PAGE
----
Salt's Test Suite: An Introduction


This tutorial makes a couple of assumptions. The first assumption is that you have a basic knowledge of Salt. To get up to speed, check out the Salt Walkthrough.

The second assumption is that your Salt development environment is already configured and that you have a basic understanding of contributing to the Salt codebase. If you're unfamiliar with either of these topics, please refer to the Installing Salt for Development and the Contributing pages, respectively.

Salt comes with a powerful integration and unit test suite. The test suite allows for the fully automated run of integration and/or unit tests from a single interface.

Salt's test suite is located under the tests directory in the root of Salt's code base and is divided into two main types of tests: unit tests and integration tests. The unit and integration sub-test-suites are located in the tests directory, which is where the majority of Salt's test cases are housed.

Getting Set Up For Tests

There are a couple of requirements, in addition to Salt's requirements, that need to be installed in order to run Salt's test suite. You can install these additional requirements using the files located in the salt/requirements directory, depending on your relevant version of Python:

pip install -r requirements/dev_python26.txt
pip install -r requirements/dev_python27.txt

To be able to run integration tests which utilizes ZeroMQ transport, you also need to install additional requirements for it. Make sure you have installed the C/C++ compiler and development libraries and header files needed for your Python version.

This is an example for RedHat-based operating systems:

yum install gcc gcc-c++ python-devel
pip install -r requirements/zeromq.txt

On Debian, Ubuntu or their derivatives run the following commands:

apt-get install build-essential python-dev
pip install -r requirements/zeromq.txt

This will install the latest pycrypto and pyzmq (with bundled libzmq) Python modules required for running integration tests suite.

Test Directory Structure

As noted in the introduction to this tutorial, Salt's test suite is located in the tests directory in the root of Salt's code base. From there, the tests are divided into two groups integration and unit. Within each of these directories, the directory structure roughly mirrors the directory structure of Salt's own codebase. For example, the files inside tests/integration/modules contains tests for the files located within salt/modules.


tests/integration and tests/unit are the only directories discussed in this tutorial. With the exception of the tests/ file, which is used below in the Running the Test Suite section, the other directories and files located in tests are outside the scope of this tutorial.

Integration vs. Unit

Given that Salt's test suite contains two powerful, though very different, testing approaches, when should you write integration tests and when should you write unit tests?

Integration tests use Salt masters, minions, and a syndic to test salt functionality directly and focus on testing the interaction of these components. Salt's integration test runner includes functionality to run Salt execution modules, runners, states, shell commands, salt-ssh commands, salt-api commands, and more. This provides a tremendous ability to use Salt to test itself and makes writing such tests a breeze. Integration tests are the preferred method of testing Salt functionality when possible.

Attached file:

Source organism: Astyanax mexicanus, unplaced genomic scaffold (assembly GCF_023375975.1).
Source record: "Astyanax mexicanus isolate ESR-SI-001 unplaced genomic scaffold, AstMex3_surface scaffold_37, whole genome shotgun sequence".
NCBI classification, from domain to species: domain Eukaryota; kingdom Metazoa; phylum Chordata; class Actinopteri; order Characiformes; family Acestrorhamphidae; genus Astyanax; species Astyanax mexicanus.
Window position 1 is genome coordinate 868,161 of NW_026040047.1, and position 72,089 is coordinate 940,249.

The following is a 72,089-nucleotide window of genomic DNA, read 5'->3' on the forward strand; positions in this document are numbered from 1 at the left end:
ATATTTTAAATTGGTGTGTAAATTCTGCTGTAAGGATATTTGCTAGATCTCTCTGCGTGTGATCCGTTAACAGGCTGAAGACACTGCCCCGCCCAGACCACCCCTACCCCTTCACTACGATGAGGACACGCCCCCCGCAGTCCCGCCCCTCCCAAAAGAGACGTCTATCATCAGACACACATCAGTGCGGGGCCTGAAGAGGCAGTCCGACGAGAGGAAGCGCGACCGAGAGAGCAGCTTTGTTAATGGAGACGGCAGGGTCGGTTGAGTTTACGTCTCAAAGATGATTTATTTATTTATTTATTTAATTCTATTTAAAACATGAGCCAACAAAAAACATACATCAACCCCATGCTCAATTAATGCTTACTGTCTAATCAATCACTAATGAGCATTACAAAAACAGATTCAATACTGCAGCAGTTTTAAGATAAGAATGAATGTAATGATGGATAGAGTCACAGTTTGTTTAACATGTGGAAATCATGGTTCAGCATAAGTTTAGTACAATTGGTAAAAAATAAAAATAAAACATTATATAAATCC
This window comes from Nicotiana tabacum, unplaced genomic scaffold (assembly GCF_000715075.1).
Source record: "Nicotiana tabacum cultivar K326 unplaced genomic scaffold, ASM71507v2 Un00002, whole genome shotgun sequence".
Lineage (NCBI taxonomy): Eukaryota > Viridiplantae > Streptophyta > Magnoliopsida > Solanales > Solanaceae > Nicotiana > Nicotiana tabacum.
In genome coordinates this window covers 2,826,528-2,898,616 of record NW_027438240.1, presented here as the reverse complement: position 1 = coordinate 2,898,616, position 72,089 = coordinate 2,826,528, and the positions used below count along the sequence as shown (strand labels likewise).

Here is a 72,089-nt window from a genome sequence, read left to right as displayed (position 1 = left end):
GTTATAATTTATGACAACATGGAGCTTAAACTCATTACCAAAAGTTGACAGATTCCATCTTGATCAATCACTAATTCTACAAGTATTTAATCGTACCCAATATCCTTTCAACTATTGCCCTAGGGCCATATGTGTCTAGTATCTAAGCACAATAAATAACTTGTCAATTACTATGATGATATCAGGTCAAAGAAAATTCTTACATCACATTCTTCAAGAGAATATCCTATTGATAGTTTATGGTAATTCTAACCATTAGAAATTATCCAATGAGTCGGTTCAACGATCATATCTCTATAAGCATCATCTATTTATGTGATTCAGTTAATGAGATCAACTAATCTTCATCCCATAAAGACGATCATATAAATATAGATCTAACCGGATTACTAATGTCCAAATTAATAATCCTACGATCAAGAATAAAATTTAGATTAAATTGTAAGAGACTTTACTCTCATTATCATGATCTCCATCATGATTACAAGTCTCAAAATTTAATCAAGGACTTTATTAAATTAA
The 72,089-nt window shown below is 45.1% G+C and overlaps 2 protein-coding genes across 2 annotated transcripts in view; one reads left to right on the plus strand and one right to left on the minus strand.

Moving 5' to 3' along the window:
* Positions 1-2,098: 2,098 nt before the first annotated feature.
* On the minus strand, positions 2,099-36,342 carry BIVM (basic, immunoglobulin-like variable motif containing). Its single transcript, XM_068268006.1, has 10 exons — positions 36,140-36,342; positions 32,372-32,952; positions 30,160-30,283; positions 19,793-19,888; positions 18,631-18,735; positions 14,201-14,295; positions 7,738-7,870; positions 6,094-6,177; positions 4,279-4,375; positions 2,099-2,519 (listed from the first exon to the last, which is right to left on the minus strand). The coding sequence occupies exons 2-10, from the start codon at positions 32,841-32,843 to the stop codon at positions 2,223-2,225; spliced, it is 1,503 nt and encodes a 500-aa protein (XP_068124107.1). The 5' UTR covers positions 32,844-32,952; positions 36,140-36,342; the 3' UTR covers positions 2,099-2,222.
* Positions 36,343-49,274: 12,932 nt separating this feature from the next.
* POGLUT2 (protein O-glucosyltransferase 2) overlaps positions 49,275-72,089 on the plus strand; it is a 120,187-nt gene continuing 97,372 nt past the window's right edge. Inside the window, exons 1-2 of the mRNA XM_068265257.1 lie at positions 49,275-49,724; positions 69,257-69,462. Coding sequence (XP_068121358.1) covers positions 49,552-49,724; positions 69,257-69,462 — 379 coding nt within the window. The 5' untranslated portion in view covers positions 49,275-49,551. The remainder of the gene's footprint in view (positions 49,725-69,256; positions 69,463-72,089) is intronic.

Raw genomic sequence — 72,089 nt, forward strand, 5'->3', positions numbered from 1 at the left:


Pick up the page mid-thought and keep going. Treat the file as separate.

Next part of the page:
Unit tests do not spin up any Salt daemons, but instead find their value in testing singular implementations of individual functions. Instead of testing against specific interactions, unit tests should be used to test a function's logic. Unit tests should be used to test a function's exit point(s) such as any return or raises statements.

Unit tests are also useful in cases where writing an integration test might not be possible. While the integration test suite is extremely powerful, unfortunately at this time, it does not cover all functional areas of Salt's ecosystem. For example, at the time of this writing, there is not a way to write integration tests for Proxy Minions. Since the test runner will need to be adjusted to account for Proxy Minion processes, unit tests can still provide some testing support in the interim by testing the logic contained inside Proxy Minion functions.

Running the Test Suite

Once all of the requirements are installed, the file in the salt/tests directory is used to instantiate Salt's test suite:

python tests/ [OPTIONS]

The command above, if executed without any options, will run the entire suite of integration and unit tests. Some tests require certain flags to run, such as destructive tests. If these flags are not included, then the test suite will only perform the tests that don't require special attention.

At the end of the test run, you will see a summary output of the tests that passed, failed, or were skipped.

The test runner also includes a --help option that lists all of the various command line options:

python tests/ --help

You can also call the test runner as an executable:

./tests/ --help

Running Integration Tests

Salt's set of integration tests use Salt to test itself. The integration portion of the test suite includes some built-in Salt daemons that will spin up in preparation of the test run. This list of Salt daemon processes includes:

  • 2 Salt Masters